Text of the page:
Leofoto LS-254C Review


This tripod was purchased through retail channels.  I was no paid by any party to write this review, and the opinions are entirely my own.

NameLeofoto LS-254C
Yaw Stiffness322 +/- 1 Nm/rad
Yaw Damping0.158 +/- 0.016 Js/rad
Pitch Stiffness1622 +/- 9 Nm/rad
Pitch Damping0.545 +/- 0.055 Js/rad
Retail Price$216
Weight2.06 lbs (0.936 kgs)
Manufacturer weight rating17.6 lbs
Maximum Height47.1 in (119.6 cm)
Minimum Height2.8 in (7.1 cm)
Center ColumnNo
Base Diameter1.6 in (4.1 cm)
Folded Length17.4 in (44.2 cm)
Folded Circumference8.1 in (20.6 cm)
Folded Volume91.0 cu. in. (1.5 liters)
Leg MaterialCarbon Fiber
Leg Sections4
Primary Leg Angle21.3 deg
Leg LocksTwist
Top Tube Diameter25.0 mm
Second Tube Diameter22.0 mm
Third Tube Diameter19.0 mm
Fourth Tube Diameter16.0 mm
Exchangeable FeetYes
Foot TypeRubber
Bottom HookNo

The test results are included here as I consider them to be part of the tripod’s specification.  For full discussion of the stiffness and damping, see the test results page of the review.

The first thing that we notice is the relatively low size, height, and weight of the tripod.  As said above, this makes the LS-254C solidly a travel tripod.  In fact, it is compact and lightweight even by the standards of travel tripods.  With the maximum height of 47.1 in., most people won’t be able to get the camera to eye level.  If you shoot using a tilting screen, this isn’t an issue.  Otherwise, using this tripod will require some hunching over to look through the viewfinder.  The design of the tripod precludes the use of a normal center column, so that can’t save the day here either.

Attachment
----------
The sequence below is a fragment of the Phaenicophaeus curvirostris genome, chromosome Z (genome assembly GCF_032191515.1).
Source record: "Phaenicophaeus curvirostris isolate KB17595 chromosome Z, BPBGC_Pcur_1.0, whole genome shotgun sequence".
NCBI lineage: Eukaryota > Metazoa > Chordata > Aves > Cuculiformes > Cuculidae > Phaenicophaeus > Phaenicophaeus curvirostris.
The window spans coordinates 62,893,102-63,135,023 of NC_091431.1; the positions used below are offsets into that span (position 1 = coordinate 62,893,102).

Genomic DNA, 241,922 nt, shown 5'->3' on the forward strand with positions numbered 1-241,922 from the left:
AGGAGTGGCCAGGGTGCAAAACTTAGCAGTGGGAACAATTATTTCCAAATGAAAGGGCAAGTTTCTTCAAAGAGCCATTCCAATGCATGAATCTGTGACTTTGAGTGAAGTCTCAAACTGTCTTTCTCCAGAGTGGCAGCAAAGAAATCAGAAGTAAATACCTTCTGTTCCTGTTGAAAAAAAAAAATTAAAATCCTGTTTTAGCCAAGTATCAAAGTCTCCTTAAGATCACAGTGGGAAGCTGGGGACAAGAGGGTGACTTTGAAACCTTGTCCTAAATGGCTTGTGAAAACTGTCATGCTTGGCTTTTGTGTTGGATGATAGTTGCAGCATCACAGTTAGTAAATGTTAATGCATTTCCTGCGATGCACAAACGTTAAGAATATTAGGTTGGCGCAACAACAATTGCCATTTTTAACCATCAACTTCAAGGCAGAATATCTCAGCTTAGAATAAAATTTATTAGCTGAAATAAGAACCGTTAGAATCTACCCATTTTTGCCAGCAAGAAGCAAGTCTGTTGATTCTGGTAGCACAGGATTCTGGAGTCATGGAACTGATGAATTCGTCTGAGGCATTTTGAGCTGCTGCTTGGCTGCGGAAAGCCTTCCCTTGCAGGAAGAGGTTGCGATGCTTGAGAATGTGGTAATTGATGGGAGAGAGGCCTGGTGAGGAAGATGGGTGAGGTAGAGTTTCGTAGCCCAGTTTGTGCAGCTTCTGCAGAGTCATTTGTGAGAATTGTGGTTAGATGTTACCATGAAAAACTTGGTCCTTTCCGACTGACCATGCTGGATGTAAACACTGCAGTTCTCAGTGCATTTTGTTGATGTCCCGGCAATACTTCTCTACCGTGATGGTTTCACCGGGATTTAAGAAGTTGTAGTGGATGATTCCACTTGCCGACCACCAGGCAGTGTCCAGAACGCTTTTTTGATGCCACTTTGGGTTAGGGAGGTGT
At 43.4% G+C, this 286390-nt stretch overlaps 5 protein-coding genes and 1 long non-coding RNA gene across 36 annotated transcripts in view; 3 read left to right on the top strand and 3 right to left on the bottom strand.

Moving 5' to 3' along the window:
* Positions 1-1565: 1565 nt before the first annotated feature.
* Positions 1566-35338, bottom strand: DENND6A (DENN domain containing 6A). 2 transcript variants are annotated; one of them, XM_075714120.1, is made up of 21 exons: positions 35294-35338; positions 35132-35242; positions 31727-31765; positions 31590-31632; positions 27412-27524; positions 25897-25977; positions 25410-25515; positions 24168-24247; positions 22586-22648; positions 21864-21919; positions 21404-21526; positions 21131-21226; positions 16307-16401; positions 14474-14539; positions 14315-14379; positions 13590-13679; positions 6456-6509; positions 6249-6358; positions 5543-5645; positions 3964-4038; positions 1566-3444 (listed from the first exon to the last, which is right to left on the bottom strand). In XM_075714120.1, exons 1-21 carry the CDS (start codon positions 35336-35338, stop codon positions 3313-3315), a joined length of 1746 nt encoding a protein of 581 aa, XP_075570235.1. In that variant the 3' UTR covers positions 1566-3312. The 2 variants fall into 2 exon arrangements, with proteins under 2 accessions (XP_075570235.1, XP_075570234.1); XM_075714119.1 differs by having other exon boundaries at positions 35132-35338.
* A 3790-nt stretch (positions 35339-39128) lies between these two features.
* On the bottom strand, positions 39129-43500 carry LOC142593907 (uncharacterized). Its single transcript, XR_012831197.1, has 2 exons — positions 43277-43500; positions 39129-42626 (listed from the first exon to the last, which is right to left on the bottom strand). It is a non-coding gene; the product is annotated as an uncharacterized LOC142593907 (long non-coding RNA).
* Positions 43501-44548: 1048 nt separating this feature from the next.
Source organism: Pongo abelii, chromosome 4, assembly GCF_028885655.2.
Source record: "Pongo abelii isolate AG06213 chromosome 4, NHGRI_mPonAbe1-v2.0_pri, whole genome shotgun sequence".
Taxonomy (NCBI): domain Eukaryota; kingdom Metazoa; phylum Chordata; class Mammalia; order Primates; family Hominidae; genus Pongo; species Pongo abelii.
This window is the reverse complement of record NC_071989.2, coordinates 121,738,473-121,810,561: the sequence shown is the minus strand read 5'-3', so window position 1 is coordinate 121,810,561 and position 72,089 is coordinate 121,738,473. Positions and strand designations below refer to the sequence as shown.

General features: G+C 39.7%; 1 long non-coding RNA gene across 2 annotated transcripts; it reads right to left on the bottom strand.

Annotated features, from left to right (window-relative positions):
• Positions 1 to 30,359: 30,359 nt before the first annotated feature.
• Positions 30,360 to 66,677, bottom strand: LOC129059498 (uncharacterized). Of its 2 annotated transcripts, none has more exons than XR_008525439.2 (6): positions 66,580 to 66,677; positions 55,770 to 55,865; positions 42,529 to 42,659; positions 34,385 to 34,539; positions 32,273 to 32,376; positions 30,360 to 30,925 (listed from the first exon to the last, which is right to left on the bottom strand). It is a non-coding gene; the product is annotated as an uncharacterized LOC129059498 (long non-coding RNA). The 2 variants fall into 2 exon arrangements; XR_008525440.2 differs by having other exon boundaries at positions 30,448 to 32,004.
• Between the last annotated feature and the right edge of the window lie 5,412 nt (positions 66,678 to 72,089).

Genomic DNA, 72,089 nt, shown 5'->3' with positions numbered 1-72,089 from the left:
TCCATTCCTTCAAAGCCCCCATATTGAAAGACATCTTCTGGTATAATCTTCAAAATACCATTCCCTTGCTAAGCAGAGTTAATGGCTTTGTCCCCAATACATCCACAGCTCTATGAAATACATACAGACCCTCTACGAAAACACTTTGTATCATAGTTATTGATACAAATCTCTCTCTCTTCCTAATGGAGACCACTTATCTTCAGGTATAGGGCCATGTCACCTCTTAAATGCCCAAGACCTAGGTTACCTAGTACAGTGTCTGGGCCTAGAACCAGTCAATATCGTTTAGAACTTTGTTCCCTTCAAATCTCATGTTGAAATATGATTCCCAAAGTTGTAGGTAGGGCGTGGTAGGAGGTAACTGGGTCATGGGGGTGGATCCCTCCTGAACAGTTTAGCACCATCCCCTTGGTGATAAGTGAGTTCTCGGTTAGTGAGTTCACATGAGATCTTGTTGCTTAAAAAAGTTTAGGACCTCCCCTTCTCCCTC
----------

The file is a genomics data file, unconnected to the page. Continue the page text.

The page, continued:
The leg angle of the LS-324C is 21.3 degrees.  I consider 25 degrees to be ideal, and 22.5 to be the low end of the acceptable range.  21.3 degrees begins to make the tripod both less stiff and more prone to tipping over.  The difference is so small though that it is unlikely you will notice a difference.  The LS-284C tests well in stiffness despite the too narrow leg angle, which only begs us to ask “How good could this tripod have been?”  Based on the stiffness vs leg angle research, I estimate that the answer is about 15% stiffer if it had been built with a 25 degree leg angle.  Of course it would have been an inch or so shorter as well.  Narrowing the leg angle is a way that manufacturers try to increase the height of the tripod without increasing the weight or bill of materials cost.  Clearly I wish they didn’t.

What’s in the Box?  

The LS-324C comes with a carrying case, a tool kit, a carabiner for hanging weight, and two sets of feet.  The case is of perfectly acceptable quality.  You certainly won’t feet the need to get a different one.  It includes enough space to use with an appropriately sized head.  As it doesn’t usually make sense to use a carrying case for the tripod, this will provide a nice case for the tripod and accessories while they are in storage.  One of the two included carabiners is a combination tool and bottle opener.  Never seen that one before.

A screw on center column is available separately.  Some Leofoto Ranger models include this center column as part of the package, but I have yet to see a seller including one with the LS-254C.